Great news! Combatants for Peace is to be a recipient of proceeds from Leonard Cohen’s Tel Aviv benefit concert on September 24th. Titled “A Concert for Reconciliation, Tolerance and Peaceā€œ, all proceeds will go towards a newly-established foundation to benefit Israeli and Palestinian organizations working for reconciliation, including Combatants for Peace.

  • Drew says:

    Well written… and an upstanding stance to take. It is truly outrageous that Amnesty International would even touch any money coming out of this concert considering the involvement of Israel Discount Bank (branches in settlements and funding settlements?), the Peres Center for Peace (“Peace”? We’ve all figured out by now that Shimon Peres is no peace activist by any stretch of the imagination…), etc…

  • [...] Artist and Activist Raymond Deane has responded to the Open Letter by announcing his resignation of support for Amnesty International, and urges others to do the same.   « Seattle – Artists To End The Occupation Presents | SF Film Festival Under Fire, Screening Rachel Corrie Doc »   [...]

  • Amos Keppler says:

    Amnesty is too lenient with israel, like western government in general. This in spite of a very damning rapport about israel’s latest little war in Gaza.

  • Barbara says:

    I will not get into the Amnesty situation because I am of mixed opinions regarding their work. For a long time they have done some pretty remarkable stuff. I have a zero tolerance regarding what they are doing that in any way supports Israel. However, there are other places where they do good work that is dangerous and must be done. I don’t think my opinion either way is worth much on this issue.

    BUT LEONARD! He has been part of the fabric of my soul since the 1960′s! One of the enduring legends who never failed to move me to tears and ecstasy at th same time.

    When I heard about his playing in Israel I realized there was a good chance that I would lose him as a friend in my life. He is Jewish and no matter how you put it, despite his lifestyle, once a Jew always a Jew. Look at Bob Dylan, a member of Chabad Lubovitch now, complete with that little box on his forehead!

    Leonard is Canadian. I am sorry to say but my country was just praised by Avignor Lieberman as one of Israel’s best and most stalwart friends. Disgusting, mortifying. However, Leonard may be as Canadian as many others in my once great country.

    He needs money due to thefts etc. He is getting very old and is not so brave as once he was.

    I prayed, but even then I had a feeling I should be listening to his tunes with great appreciation because they would soon be anathema to me. During my growth over the years I have had to take stands on many of my favourites, due to total disillusionment over one thing or another. When it came to the Beatles, I was despondent for days.

    The only ones I never lost it for were assassinated. So Leonard will be put into the same mental compartment that houses Bono, MeCartney, the Stones, and almost everyone else. Getting inured to it ….

  • J.Green says:

    ‘Leonard Cohen should heed the call from the oppressed Palestinian people not to perform in Israel until that state dismantles its apartheid structures and complies with international law and international humanitarian law, ends the occupation and colonisation of Palestinian territories, and concedes the inalienable Palestinian right of return’ – I agree with this statement Raymond and I am yet another disappointed Leonard Cohen fan.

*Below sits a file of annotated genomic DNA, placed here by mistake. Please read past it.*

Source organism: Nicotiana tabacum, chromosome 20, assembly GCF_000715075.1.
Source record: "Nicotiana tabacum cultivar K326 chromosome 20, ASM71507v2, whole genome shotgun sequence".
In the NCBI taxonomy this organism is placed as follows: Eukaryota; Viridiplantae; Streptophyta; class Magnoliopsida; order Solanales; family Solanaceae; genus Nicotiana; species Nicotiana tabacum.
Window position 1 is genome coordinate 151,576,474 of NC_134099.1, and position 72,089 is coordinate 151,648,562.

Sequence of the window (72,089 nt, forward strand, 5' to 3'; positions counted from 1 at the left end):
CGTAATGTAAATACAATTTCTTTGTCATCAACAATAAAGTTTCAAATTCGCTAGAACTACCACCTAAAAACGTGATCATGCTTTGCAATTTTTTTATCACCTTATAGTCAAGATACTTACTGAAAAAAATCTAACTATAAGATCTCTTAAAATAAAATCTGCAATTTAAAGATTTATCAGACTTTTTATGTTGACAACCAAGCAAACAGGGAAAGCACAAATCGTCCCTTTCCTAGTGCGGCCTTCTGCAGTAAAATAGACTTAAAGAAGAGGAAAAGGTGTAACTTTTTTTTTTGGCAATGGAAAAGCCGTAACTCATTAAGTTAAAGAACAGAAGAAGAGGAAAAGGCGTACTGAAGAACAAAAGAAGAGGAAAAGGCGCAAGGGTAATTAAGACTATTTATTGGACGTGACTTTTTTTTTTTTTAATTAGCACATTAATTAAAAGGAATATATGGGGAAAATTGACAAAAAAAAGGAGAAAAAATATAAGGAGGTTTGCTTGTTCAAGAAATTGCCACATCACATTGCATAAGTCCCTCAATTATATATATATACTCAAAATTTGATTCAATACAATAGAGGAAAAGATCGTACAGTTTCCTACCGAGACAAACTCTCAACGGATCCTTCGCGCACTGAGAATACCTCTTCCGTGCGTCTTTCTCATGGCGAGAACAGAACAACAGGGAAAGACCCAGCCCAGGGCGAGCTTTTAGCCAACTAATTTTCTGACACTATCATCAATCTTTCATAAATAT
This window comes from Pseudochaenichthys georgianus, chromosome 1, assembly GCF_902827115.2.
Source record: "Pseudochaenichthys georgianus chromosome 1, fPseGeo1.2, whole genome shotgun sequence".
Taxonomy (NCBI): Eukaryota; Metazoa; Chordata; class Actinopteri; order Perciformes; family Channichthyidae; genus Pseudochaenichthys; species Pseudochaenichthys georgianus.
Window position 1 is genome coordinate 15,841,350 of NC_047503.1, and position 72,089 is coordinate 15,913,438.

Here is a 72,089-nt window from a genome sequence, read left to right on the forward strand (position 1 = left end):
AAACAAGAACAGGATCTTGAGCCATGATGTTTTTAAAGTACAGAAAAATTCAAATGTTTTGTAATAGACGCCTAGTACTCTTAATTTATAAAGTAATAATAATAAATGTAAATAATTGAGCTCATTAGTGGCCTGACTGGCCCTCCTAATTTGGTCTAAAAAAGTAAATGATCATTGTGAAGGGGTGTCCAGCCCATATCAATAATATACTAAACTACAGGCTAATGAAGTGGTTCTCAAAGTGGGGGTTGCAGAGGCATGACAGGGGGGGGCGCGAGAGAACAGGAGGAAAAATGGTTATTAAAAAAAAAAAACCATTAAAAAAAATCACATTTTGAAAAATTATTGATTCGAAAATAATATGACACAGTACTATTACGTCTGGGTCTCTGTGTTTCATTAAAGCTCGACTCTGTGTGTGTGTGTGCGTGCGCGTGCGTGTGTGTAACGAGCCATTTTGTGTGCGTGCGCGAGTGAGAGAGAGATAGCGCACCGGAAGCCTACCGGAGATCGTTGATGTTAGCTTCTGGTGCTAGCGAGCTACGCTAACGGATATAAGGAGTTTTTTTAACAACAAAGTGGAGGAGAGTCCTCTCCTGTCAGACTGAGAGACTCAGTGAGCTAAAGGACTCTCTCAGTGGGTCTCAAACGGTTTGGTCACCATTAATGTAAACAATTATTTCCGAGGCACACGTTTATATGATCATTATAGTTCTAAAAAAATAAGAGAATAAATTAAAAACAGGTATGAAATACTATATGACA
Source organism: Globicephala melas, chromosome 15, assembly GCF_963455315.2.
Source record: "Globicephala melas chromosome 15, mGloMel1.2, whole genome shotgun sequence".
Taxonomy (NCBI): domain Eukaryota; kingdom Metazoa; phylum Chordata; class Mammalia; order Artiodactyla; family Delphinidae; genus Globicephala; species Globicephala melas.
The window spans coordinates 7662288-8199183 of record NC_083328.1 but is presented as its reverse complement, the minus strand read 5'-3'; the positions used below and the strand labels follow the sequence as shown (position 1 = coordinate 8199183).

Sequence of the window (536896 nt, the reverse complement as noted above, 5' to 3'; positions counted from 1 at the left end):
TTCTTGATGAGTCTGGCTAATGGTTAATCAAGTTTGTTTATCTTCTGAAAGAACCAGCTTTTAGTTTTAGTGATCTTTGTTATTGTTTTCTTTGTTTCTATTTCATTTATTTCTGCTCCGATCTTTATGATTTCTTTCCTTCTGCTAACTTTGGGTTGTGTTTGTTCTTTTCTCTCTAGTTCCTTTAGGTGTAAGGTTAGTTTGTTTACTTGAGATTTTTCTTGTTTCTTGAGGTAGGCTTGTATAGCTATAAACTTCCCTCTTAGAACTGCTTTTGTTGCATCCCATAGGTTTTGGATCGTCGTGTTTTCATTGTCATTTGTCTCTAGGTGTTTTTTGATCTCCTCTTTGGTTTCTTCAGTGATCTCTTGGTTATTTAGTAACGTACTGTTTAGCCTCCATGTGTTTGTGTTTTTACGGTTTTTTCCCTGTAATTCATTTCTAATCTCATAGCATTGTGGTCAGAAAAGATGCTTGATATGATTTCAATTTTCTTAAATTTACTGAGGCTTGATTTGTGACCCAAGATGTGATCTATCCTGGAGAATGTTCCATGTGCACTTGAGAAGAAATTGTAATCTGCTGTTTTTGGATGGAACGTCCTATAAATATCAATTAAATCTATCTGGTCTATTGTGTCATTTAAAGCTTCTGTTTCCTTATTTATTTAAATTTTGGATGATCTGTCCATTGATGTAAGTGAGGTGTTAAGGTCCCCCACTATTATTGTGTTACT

• qunfuz says:

    Another problem is Amnesty (and Human Rights Watch) sticking to the false principle of ‘balance’. This means that Hamas or Hizbullah rockets are seen as equally blameworthy as the Israeli blitzkrieg. I disagree, and not just for reasons of proportionality. The violence of the oppressed is not the same as the violence of the oppressor. We have to take a side if we are going to be moral agents.

  • Syd Walker says:

    Well said Raymond Deane!

    By co-incidence, I just published an article re Amnesty International’s Zionist bias – mainly quoting Francis Boyle’s remarkable testimony.

    See http://sydwalker.info/blog/2009/07/30/the-zionist-bias-of-amnesty-international/

  • Alexis says:

    First Amnesty and now Combatants for Peace! Combatants for Peace does may not have a formal position in favor of the boycott of Israel (which is too bad), but it is extremely upsetting that they have decidided to undermine a specific call from a wide range of Palestinian organizations and individuals by helping to whitewash this event. This decision will no doubt hurt their reputation and their work with Palestinians, but they still have time to back out. Please let them know what you think.

  • 99 says:

    I felt certain Cohen would cancel his Israel concert. We all know that the one we grew to love over all those years isn’t THIS one. I don’t know how on earth anyone can disown music packed with so much of one’s own life all around it, living in our brain cells as it does, but must face that he has grown old and has abdicated world-saving, humanity-loving, growing into the spirit who wrote those songs and poems. If he is still lucid on his death bed, he will be filling with regret over this… if he goes through with it.

    As for Amnesty International, it happens to every single activist organization that grows big enough to be taken seriously by the establishment. It outright never fails. The perks for falling back to sleep are just too hard to pass up when you have a taste of mainstream respectability. This ought to be the realization that moves the masses to act… but realizing it and keeping it lit in the mind seem beyond the ken of most people.

    All too easily altruism turns into nothing more than the politics of lifestyle, or identity politics… which is to say, it ceases being anything approximating altruism, becomes only ego and its multifarious excuses and rationalizations… becomes thin air… poisoned thin air….

    Very depressing, all this, very, very depressing.